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Remote Password Reset is Always Possible

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remote password reset


Inspiration can strike at any time. The fickle spark of innovation that serves as the genesis for new ideas, approaches and tactics does not occur on a set schedule. Being able to work and access corporate systems or applications when this metaphorical match is struck can be the difference between an idea catching fire or extinguishing in a puff of smoke.

Access to the company network from home can be addressed by your garden variety VPN, but what happens if the user’s password recently expired and they changed it to something that didn’t sink in yet. If this is outside normal Help Desk hours, how can a remote password reset work? Your IT department might be able to cobble together a web application that allows users to reset a forgotten password, but would you feel comfortable exposing this to the internet at large? That’s the only way it would benefit users outside the corporate network. Would this application allow simple, secure remote password resets for authorized users and not simply serve as a new attack point for malicious hackers to exploit?  If not, how can you make remote password reset possible in a secure, efficient manner?


There is no shortage of off the shelf password reset products in the market but the devil is always in the details. Most worthwhile products allow users to identify themselves using challenge answers or an OTP sent to a cell phone.  Does the product use a standard protocol like HTTPS or web services?  Do the product’s engineers recommend making the product available to end users on the internet by placing it behind a reverse proxy to limit the attack surface?  Do they have a mobile app that allows simple, one-time enrollment by capturing a QR code and one-press password reset utilizing secure, industry-standard algorithms like OATH Time-based OTPs for “behind the scenes” authentication?  Best practices and innovations like these are a few of the details that make PortalGuard the best option for securely allowing remote users to reset passwords so they can turn that spark of an idea into your company’s next great differentiator.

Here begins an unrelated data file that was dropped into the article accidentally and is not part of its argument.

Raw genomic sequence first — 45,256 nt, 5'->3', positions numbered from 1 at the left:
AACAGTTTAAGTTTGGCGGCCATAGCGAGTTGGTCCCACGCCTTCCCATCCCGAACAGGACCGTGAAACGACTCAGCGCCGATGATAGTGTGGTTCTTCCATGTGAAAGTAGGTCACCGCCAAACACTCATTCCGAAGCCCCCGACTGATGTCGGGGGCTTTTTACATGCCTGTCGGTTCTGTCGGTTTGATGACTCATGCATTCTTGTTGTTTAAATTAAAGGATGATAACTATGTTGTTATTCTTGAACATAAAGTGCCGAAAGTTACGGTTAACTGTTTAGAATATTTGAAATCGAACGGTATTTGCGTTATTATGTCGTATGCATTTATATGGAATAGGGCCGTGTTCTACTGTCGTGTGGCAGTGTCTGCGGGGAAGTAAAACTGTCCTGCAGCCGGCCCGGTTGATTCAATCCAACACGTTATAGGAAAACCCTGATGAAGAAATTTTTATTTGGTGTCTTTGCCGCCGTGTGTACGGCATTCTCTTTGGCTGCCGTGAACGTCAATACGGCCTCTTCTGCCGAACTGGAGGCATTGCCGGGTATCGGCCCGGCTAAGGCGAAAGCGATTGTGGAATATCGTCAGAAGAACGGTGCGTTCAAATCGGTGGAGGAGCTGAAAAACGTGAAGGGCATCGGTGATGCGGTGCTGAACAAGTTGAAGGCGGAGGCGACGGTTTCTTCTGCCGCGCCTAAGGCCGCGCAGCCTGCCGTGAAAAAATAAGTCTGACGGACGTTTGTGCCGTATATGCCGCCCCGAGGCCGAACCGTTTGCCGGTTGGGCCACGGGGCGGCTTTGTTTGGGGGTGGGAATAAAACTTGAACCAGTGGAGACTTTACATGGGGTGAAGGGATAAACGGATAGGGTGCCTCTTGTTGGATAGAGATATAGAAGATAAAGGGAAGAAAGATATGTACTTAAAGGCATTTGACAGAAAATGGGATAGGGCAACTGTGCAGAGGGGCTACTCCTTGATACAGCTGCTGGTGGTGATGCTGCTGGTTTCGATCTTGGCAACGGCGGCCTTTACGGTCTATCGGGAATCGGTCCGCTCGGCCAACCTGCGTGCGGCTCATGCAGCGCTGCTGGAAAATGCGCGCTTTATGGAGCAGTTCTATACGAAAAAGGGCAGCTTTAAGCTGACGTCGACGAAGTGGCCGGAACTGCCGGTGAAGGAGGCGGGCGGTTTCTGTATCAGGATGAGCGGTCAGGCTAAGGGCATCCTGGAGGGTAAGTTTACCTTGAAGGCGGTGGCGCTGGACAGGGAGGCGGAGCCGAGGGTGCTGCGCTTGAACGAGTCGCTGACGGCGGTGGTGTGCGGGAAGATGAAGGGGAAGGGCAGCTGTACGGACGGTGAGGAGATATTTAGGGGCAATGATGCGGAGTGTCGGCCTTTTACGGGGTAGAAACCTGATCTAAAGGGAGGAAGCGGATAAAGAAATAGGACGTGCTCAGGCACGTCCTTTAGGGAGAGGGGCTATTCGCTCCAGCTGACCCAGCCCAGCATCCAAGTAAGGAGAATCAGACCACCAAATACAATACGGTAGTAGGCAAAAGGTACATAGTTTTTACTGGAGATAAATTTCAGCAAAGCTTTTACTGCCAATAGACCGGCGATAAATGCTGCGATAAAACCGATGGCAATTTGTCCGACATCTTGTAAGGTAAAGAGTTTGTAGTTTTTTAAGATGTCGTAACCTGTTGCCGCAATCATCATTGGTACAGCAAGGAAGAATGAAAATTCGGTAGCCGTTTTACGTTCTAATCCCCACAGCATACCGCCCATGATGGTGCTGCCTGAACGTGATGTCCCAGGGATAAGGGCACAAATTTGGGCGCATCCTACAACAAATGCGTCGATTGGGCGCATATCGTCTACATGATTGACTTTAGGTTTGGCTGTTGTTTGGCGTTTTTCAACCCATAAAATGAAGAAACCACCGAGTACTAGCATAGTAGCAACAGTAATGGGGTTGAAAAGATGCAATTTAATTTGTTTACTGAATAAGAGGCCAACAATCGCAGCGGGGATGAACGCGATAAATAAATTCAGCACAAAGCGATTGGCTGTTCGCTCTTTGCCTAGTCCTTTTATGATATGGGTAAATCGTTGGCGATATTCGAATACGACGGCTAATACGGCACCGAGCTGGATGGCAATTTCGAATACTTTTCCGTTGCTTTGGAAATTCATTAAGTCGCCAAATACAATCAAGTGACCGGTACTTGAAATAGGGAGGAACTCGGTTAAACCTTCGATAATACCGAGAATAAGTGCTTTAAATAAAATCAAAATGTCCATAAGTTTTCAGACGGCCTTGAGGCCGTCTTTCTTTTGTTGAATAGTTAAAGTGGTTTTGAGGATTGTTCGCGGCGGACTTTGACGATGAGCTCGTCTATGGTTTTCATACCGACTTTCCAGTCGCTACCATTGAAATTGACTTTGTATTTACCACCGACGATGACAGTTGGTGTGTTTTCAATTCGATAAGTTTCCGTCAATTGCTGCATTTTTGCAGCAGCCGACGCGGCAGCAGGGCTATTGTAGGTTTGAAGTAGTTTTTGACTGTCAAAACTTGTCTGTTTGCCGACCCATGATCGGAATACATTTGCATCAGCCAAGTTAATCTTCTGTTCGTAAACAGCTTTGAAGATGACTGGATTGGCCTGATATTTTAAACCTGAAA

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Gregg Browinski

Author: Gregg Browinski

Gregg, PistolStar’s Chief Technology Officer, oversees PistolStar’s product development and technical support. Prior to joining the company in 2001, he received extensive experience as a developer at IBM Lotus and Iris Associates. Gregg has served as the lead architect and developer for PistolStar’s Password Power suite of authentication solutions. He is responsible for the product’s technical success and the recognition it has received through award nominations.

One Comment

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